Have you considered patenting your research? We are here to support you in evaluating the patentability of your NCCR Catalysis work, and ensuring that critical inventions are patented.
Our KTT Officer Lauren Gamp is available at and +41 44 633 34 21, if you have questions or would like support in navigating the patenting process.
What is intellectual property?
Intellectual Property, or IP, “refers to creations of the mind, such as inventions; literary and artistic works; designs; and symbols, names and images used in commerce”, as defined by the World Intellectual Property Organization, WIPO.
The main types of IP are patents, copyright, trademarks, and industrial design.
What is a patent?
WIPO describes a patent as “an exclusive right granted for an invention, which is a product or a process that provides, in general, a new way of doing something, or offers a new technical solution to a problem. To get a patent, technical information about the invention must be disclosed to the public in a patent application.”
What does a patent do?
A patent protects your invention, providing you with the exclusive right to produce and sell your invention. Therefore, it prevents others from commercializing your invention for 20 to 25 years.
Why should I patent my invention?
Patents protect inventions and enable them to be exploited by industry. They allow businesses to produce the invention, and maintain their freedom to operate, continuing to produce the invention.
What is required to patent an invention?
The invention must meet 3 requirements in Switzerland. It must be new, be inventive, and be industrially applicable.
I want to publish my invention in an academic paper
That’s okay, you can still do so after you submit your patent application. It is important that you first patent the invention, then publish it. If you publish first, then the invention is considered part of the prior art, and cannot be patented.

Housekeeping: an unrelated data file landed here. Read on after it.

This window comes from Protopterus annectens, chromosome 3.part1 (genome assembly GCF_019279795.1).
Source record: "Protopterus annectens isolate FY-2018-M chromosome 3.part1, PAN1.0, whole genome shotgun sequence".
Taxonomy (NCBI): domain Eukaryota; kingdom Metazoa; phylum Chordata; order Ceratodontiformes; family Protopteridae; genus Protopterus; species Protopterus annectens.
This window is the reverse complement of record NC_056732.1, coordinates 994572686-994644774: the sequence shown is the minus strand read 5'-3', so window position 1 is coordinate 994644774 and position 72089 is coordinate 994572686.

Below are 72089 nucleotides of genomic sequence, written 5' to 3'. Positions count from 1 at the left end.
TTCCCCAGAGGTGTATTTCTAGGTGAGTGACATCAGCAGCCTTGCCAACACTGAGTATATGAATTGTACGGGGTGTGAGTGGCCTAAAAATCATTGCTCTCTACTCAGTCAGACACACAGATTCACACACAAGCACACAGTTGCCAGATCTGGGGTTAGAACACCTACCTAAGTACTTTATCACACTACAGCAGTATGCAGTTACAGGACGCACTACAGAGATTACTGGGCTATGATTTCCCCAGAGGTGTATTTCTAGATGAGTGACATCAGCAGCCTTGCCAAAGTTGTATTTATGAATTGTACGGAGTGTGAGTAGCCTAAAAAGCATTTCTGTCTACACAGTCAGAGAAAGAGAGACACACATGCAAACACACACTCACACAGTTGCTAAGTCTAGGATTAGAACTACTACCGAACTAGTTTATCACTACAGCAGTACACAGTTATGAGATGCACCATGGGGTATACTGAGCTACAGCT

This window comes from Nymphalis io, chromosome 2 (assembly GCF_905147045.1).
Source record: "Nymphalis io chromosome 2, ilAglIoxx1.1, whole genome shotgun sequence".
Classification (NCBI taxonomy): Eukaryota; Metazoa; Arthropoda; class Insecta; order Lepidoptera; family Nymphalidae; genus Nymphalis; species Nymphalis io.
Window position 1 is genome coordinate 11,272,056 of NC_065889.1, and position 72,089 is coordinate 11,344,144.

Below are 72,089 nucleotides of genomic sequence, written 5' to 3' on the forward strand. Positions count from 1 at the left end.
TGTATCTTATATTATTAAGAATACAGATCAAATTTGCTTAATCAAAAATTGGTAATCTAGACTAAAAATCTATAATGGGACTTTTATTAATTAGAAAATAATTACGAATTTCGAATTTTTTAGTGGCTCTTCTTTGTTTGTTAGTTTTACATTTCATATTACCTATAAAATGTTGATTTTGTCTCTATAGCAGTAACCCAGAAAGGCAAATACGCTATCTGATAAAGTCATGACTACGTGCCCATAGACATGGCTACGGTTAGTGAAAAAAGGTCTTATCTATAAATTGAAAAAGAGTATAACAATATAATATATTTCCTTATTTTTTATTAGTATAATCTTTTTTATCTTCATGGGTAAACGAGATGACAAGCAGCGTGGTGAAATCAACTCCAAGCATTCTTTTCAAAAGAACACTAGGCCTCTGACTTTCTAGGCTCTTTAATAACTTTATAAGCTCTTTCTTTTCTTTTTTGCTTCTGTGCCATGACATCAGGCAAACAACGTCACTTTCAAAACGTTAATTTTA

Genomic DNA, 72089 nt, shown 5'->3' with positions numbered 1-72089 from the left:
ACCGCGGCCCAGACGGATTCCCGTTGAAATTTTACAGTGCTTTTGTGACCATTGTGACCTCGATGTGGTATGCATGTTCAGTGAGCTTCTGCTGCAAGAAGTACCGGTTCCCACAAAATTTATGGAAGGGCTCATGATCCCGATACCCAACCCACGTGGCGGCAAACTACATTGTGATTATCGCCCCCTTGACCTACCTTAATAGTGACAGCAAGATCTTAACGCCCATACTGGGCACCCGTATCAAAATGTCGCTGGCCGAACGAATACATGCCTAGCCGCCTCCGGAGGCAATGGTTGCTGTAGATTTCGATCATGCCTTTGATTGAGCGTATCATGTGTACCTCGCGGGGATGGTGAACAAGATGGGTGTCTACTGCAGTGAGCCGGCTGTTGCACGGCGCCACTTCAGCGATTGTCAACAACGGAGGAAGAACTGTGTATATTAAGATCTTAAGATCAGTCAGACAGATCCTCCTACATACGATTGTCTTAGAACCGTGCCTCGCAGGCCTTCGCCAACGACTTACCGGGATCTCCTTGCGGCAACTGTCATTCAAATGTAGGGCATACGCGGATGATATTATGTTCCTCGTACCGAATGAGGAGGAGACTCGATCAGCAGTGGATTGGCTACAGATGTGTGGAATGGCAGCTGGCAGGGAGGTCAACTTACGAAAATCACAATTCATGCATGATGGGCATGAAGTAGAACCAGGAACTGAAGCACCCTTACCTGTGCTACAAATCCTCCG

What is prior art?
Prior art is “any evidence that your invention is already known” as defined by the European Patent Office. If “someone, somewhere, sometime previously has described or shown or made something that contains a use of technology that is very similar to your invention”, it is prior art.
How can I find prior art?
Prior art can be found anywhere that inventions are described. This can be in technical documents such as patents or publications. Starting a prior art search with related databases is advisable. However, prior art is everywhere, so it can be worth widening your search.
What is priority?
The date that you file the first patent application is the priority date. In subsequent applications related to the same invention (for example, in other countries), the priority date remains the same.
What is a patent family?
Patent families are collections of patents which cover the same or similar technical content.
Where is a patent valid?
Granted patents are valid in the region they were filed in.
How do I file a patent?
Filing a patent is the process of applying for a patent. Applications are made to patent offices. These include the Swiss Federal Institute of Intellectual Property, the European Patent Office, and the World Intellectual Property Organization.
What is a granted patent?
When a patent application has been accepted by the relevant patent office, it has been granted.
Patenting is generally carried out together with your institution’s tech transfer office. In order to assess if your invention is suitable for patenting, the first step is typically to fill out an invention disclosure form.
Invention disclosure forms are used by technology transfer offices to evaluate if an invention is patentable, and then prepare a patent application. They generally ask you to provide information on the following topics:
The forms are available from each institution at the following locations:
There are a number of awards for outstanding patents and innovations. A selection of these are listed below.
ETH Spark Award: Yearly award for the most promising invention at ETH that yielded a patent application.
Empa Innovation Award: Given out every other year, this award is for outstanding innovation and technology transfer projects at Empa. Spin-offs and industrial partners working with Empa are also eligible.
European Inventor Award: Each year, the European Patent Office recognizes outstanding inventors. Since 2022, they also offer a Young Inventors Prize for inventors under 30 years old.
Knowledge and Technology Transfer Officer
+41 44 633 34 21